Eyes open,
     darkness.

A wolf follows,
growls,
snarls,
and at the edge of the cliff,
     a bridge appears,
     and then a glen.

Peace.

 

This poem is surreal in nature.  It expresses an idea through imagery that has an imaginative quality.

The literal explanation of the poem, is that someone is having a dream.  The dream has a very bad situation, that is not just bad in the short term, but bad in the long term.  Then in the poem, the person wakes up, still fells the negative long term feeling from the dream, but then realizes it wasn’t real, and relaxes.

The first stanza, is a contradiction.  The first line says “Eyes closed” the second line says “seeing”.  This is meant to set the tone of the surreal poem.  In a literal sense, it describes the person dreaming: their eyes are closed, but they see the dream.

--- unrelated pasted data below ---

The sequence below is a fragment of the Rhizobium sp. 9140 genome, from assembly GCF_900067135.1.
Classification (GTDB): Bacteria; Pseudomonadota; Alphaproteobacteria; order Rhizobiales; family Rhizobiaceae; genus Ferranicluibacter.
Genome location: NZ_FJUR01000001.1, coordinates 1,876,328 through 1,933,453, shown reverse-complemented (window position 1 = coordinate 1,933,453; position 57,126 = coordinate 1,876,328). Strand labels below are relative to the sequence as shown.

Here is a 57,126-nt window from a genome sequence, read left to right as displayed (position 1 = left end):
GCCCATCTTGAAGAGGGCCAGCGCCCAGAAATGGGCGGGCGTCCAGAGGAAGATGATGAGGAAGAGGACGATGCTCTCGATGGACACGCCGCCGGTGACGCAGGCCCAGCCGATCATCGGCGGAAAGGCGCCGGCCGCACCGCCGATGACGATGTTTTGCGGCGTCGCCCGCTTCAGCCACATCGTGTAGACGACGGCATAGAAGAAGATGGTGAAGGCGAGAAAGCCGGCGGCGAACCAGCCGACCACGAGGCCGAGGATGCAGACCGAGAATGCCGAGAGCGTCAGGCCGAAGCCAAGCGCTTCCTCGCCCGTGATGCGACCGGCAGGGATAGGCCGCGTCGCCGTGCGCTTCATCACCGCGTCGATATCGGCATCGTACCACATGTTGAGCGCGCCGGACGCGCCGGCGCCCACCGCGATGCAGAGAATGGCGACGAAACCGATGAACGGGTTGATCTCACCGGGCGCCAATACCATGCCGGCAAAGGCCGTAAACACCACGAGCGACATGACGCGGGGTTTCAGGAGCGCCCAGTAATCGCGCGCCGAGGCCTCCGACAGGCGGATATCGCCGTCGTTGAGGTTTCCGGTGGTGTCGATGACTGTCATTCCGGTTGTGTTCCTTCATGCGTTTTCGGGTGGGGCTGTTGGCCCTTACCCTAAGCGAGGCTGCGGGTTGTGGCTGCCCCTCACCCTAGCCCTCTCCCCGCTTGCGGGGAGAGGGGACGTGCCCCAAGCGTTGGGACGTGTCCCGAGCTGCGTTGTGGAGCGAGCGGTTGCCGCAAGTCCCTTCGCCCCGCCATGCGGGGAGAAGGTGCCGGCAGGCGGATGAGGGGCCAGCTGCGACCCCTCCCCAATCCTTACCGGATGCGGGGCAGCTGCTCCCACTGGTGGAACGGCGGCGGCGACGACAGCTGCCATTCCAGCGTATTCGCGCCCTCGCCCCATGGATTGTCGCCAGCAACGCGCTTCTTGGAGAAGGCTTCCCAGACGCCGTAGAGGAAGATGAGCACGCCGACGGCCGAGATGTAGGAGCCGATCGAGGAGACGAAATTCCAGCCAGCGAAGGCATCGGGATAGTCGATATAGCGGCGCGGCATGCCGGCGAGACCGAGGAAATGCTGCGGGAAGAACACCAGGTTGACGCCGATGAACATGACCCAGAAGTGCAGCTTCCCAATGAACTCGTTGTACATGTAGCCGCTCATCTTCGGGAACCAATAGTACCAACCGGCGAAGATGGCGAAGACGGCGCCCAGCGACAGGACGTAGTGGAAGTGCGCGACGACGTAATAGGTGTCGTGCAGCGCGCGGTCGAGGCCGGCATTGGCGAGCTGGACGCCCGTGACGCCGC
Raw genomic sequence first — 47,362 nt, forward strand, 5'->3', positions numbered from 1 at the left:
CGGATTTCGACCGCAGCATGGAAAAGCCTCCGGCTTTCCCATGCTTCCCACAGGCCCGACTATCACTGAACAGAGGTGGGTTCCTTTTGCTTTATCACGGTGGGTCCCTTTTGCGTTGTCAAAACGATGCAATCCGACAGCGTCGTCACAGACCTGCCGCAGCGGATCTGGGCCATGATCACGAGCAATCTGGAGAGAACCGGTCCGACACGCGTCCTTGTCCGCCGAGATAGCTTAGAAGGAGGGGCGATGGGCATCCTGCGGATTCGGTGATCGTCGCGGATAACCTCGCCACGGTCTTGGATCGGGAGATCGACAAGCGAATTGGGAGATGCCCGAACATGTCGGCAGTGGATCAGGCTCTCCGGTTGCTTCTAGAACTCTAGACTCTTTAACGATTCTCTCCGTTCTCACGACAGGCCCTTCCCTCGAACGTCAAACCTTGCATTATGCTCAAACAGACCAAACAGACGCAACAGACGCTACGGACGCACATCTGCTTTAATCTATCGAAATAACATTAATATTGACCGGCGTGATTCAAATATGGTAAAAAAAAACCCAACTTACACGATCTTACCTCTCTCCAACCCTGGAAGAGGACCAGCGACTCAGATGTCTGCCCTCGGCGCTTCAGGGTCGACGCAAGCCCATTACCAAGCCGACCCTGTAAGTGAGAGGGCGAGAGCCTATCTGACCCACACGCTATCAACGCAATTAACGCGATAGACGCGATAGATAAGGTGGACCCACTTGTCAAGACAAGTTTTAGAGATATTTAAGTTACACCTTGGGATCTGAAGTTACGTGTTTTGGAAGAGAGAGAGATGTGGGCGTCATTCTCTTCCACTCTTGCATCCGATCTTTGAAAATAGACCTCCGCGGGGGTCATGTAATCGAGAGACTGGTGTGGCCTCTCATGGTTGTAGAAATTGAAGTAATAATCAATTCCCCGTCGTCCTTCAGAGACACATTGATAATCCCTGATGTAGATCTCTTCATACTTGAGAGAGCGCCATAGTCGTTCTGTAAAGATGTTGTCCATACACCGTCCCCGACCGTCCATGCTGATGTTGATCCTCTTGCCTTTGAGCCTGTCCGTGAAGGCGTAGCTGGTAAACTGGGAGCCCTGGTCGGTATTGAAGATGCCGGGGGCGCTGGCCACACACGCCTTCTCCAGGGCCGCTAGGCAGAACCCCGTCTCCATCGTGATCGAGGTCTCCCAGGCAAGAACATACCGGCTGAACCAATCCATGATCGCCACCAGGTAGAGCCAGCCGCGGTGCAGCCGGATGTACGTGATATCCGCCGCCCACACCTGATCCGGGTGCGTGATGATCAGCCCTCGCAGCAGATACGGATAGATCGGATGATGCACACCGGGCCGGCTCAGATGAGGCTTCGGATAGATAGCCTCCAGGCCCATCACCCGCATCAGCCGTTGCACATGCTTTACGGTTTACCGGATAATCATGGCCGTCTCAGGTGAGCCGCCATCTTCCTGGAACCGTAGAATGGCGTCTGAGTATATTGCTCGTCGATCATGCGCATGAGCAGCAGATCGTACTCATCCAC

The second stanza describes the bad situation in the dream.  The bad thing in some way hounds the person (a wolf follows), gets to the person and increases the dread (growls, snarls), and when the bad thing happens there is a short term negative impact (at the moment) and also a long term negative impact (falling off a cliff).  The bad feeling comes from something that does not end when it first happens, but it continues.

The second half of the poem, is separated from the first half.  It starts with a mirror stanza of “Eyes open, darkness.”  This stanza mirrors the first stanza, but in this case, it describes the person being awake.  Their eyes open, but because it is night, they see darkness.